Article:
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40th Anniversary
August 7, 2007

ASEAN must care more about human rights
On its 40th anniversary, the Association of Southeast Asian Nations must face new realities it did not have when it was born, the pressures of democracy and human rights, Indonesian President Susilo Bambang Yudhoyono said August 7.

Speaking before an ASEAN seminar to coincide with the 40th anniversary of the regional grouping, Yudhoyono said the glue that ties ASEAN members together is no longer just economic cooperation and socio-cultural exchange, Kyodo news reported.

"We are under a different set of pressures now," the president said. "All over the world, people want to take their destiny in their own hands, to take part in the making of decisions that affect their lives -- this is the pressure of democracy."

"People also want to assert the essential worth of their humanity. They demand the respect that they are human beings. This is the pressure of human rights," he said.

According to Yudhoyono, even the concept of security today has greatly broadened, which is no longer just a matter of defending the state against an army marching across its border, but also sharing commitment to defend democracy and human rights.

"If we are going to have an ASEAN that is a - community of caring societies, then it must care not only about the livelihood and the social amenities, but also about the fundamental rights of the human being," he said.

The president expressed his pleasure over a consensus reached by ASEAN foreign ministers during a meeting in Manila last week to mandate the provision of a human rights body as part of a Charter to strengthen ASEAN after overcoming resistance from Myanmar.

"Otherwise, the ASEAN Charter can not be regarded as the affirmation of a vision and a set of values and ideals that are the hallmark of a caring community," he said.

The region is a hodgepodge of political systems -- a military junta in Myanmar, socialist governments in Vietnam, Laos and Cambodia, a sultanate in Brunei, democratic governments in the Philippines, Indonesia and Malaysia and to a lesser extent Singapore. Thailand has been under de facto military rule since the ouster of Thaksin Shinawatra's elected government last year.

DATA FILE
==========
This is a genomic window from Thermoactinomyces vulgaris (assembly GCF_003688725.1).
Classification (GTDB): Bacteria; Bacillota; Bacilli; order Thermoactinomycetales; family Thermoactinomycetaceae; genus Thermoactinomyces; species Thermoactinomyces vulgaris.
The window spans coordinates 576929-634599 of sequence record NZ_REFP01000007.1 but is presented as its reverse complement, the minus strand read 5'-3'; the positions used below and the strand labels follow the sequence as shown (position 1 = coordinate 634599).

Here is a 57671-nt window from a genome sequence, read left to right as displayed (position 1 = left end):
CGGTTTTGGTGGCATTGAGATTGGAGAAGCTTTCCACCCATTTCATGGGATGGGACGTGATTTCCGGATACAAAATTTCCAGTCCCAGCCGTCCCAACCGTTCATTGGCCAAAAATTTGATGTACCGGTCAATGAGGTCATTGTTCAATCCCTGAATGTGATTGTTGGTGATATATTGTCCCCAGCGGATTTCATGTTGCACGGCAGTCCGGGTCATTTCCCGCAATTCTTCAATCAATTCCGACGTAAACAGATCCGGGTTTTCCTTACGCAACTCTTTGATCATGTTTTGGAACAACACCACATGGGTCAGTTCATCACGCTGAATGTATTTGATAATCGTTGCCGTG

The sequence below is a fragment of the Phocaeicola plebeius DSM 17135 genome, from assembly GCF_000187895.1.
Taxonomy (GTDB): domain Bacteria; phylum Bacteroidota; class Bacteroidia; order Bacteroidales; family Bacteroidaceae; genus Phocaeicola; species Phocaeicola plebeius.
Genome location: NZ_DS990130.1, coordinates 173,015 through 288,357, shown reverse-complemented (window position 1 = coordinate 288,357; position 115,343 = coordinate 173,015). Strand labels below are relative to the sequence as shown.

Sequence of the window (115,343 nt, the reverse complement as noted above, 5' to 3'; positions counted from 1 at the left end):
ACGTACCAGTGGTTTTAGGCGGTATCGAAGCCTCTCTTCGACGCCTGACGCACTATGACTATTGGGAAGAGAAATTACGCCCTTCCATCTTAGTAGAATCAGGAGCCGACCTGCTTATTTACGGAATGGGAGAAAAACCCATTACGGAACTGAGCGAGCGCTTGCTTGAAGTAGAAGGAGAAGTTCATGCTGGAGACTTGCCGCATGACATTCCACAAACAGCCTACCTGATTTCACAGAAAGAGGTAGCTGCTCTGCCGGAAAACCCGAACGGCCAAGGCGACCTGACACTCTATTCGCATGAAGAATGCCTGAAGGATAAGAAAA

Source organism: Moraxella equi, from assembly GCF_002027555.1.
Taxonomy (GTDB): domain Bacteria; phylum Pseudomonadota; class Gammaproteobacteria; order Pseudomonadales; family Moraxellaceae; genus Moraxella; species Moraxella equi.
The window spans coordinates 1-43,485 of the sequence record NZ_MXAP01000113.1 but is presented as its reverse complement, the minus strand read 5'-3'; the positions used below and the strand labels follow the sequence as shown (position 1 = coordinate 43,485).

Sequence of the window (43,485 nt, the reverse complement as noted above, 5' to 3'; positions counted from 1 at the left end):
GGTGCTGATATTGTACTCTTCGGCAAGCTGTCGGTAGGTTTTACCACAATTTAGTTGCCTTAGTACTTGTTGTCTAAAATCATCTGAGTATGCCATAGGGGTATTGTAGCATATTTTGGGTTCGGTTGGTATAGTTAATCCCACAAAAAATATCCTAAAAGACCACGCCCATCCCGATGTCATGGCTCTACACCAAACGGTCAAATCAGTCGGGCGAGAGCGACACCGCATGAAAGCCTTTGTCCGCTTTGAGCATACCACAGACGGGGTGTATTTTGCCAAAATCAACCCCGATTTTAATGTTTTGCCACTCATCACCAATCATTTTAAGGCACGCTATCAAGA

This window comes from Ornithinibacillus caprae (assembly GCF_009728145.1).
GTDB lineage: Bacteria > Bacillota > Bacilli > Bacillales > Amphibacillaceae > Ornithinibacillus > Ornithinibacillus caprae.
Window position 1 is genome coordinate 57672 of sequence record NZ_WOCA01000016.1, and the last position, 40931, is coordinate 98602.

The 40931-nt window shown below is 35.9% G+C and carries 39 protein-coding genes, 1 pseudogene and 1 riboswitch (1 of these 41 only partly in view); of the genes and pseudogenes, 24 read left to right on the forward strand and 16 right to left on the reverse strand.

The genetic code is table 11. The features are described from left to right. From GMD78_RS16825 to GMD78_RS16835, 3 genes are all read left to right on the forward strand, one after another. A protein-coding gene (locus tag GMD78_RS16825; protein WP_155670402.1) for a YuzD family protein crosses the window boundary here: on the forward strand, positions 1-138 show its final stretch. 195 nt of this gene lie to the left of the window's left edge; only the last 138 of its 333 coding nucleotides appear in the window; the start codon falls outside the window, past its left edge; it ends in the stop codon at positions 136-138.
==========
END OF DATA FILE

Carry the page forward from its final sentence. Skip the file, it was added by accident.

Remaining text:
A task force assigned to draft the charter will continue to work on the details and the final charter is expected to be adopted by ASEAN leaders at their Singapore summit in November.

In the Manila meeting, the ministers expressed concerns over the Myanmar junta's slow progress toward democracy and its continued detention of democracy leader Aung San Suu Kyi.

ASEAN, which depends heavily on foreign investment and trade with the United States and Europe, fears that Myanmar's intransigence will worsen its relations with the West.

"Social cohesiveness is important, because goodwill and a feeling of belonging an indispensable prelude to effective regional cooperation," Yudhoyono said.

"Economic cooperation is important. It is one way of ensuring that there is a daily bread on the family table. But the human being does not live by bread alone. He must also be assured of his human dignity, without which life is not worth living," he said.

ASEAN was established on August 8, 1967 in Bangkok by five countries -- Indonesia, Malaysia, the Philippines, Singapore and Thailand. Brunei joined in 1984, Vietnam in 1995, Laos and Myanmar in 1997 and Cambodia in 1999.

The ASEAN region has a population of about 500 million, a combined gross domestic product of almost US$700 billion and total trade of about US$850 billion. Kyodo


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